“With a PER 2019e of 11.8 and a dividend yield of 3.5% the DAX is favourably valued.”
“The strong global economy (+3.9% in 2018) will emphatically boost the profits of DAX companies in 2018-9. At the same time, low capital market returns mean there is no real alternative on offer for investors.”
“We find this set-up convincing: We expect that the DAX will have risen a good 13% by year-end to 14,000 points.”
German industry’s order books are filled to bursting thanks to the growing global economy; business sentiment is better than ever before. This is reflected in DAX-listed corporations’ expectations for sales and profit trends. Analysts expect that this year and next year DAX profits should surge 10% in each case. Stock market analysts often tend initially to paint too rosy a picture of profits, with the first estimate therefore being overly optimistic, which then requires a revision downward. However, if one considers the overall (macro-) economic global setting, which is characterized by an economy that is running smoothly, extremely friendly policies on the part of the central banks, and political calm, then in our opinion this time there are good chances that in 2018 and 2019 corporate profits will in fact expand at the pace expected.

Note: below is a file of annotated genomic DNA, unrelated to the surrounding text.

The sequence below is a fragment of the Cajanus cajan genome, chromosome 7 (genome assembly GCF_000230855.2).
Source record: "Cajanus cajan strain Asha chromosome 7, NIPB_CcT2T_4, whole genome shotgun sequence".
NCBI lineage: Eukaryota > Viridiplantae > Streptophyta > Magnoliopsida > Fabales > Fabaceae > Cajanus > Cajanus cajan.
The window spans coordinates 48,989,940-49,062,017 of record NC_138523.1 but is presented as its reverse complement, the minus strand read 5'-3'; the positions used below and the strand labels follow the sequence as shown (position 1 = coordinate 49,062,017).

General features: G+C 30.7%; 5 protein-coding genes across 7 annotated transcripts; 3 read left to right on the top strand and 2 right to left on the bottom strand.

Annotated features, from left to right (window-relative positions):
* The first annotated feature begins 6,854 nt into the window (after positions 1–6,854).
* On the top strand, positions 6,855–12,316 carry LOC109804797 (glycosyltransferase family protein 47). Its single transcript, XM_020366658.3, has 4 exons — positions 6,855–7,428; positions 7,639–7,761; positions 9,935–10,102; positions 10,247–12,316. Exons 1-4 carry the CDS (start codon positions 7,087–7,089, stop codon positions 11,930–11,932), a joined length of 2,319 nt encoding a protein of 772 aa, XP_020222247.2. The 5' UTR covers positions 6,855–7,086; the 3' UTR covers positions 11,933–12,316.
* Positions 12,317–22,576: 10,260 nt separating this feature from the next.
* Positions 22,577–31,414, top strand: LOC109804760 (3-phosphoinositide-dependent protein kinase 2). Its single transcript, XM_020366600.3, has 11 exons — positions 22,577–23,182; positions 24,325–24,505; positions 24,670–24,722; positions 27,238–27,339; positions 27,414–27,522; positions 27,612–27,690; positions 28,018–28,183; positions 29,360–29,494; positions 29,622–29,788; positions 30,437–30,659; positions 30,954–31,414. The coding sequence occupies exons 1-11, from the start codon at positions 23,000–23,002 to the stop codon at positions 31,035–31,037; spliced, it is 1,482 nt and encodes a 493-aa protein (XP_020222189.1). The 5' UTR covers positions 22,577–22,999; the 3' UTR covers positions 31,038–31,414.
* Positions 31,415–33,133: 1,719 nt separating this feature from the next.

If profits do indeed rise over the next two years by a cumulative 20%, then the DAX could climb from its present level up to just short of 15,000 points by early 2020, without the valuation expanding on the basis of the price-earnings ratio (PER). If the DAX PER were then to return to the average valuation level of the last ten years (around 13 PER points), it is quite conceivable that in two years’ time the DAX could top 16,000 points.
We believe that there is a high probability that the DAX will continue to climb in this direction. Alongside the favourable economic trend, the central banks are supporting the positive background conditions for dividend-bearing securities, both at the corporate end (favourable loans) and at the investor end (no alternative investments). Despite good fundamental data, however, it is to be expected that going forward stock market price volatility will increase compared to the prior year, amongst others because the market players will repeatedly cast the prevailing opinion into doubt.
The market consolidation in early February provided the first (minor) stress test, with prices first falling and then concerns about rising US inflation being made responsible for the drop. However, there are no grounds for predicting a crash.
In the next stages along the path we expect the DAX first to rise by mid-year to 13,800 points, and then to continue moving upwards to reach 14,000 points by year-end 2018, which is at present our longest forecast horizon.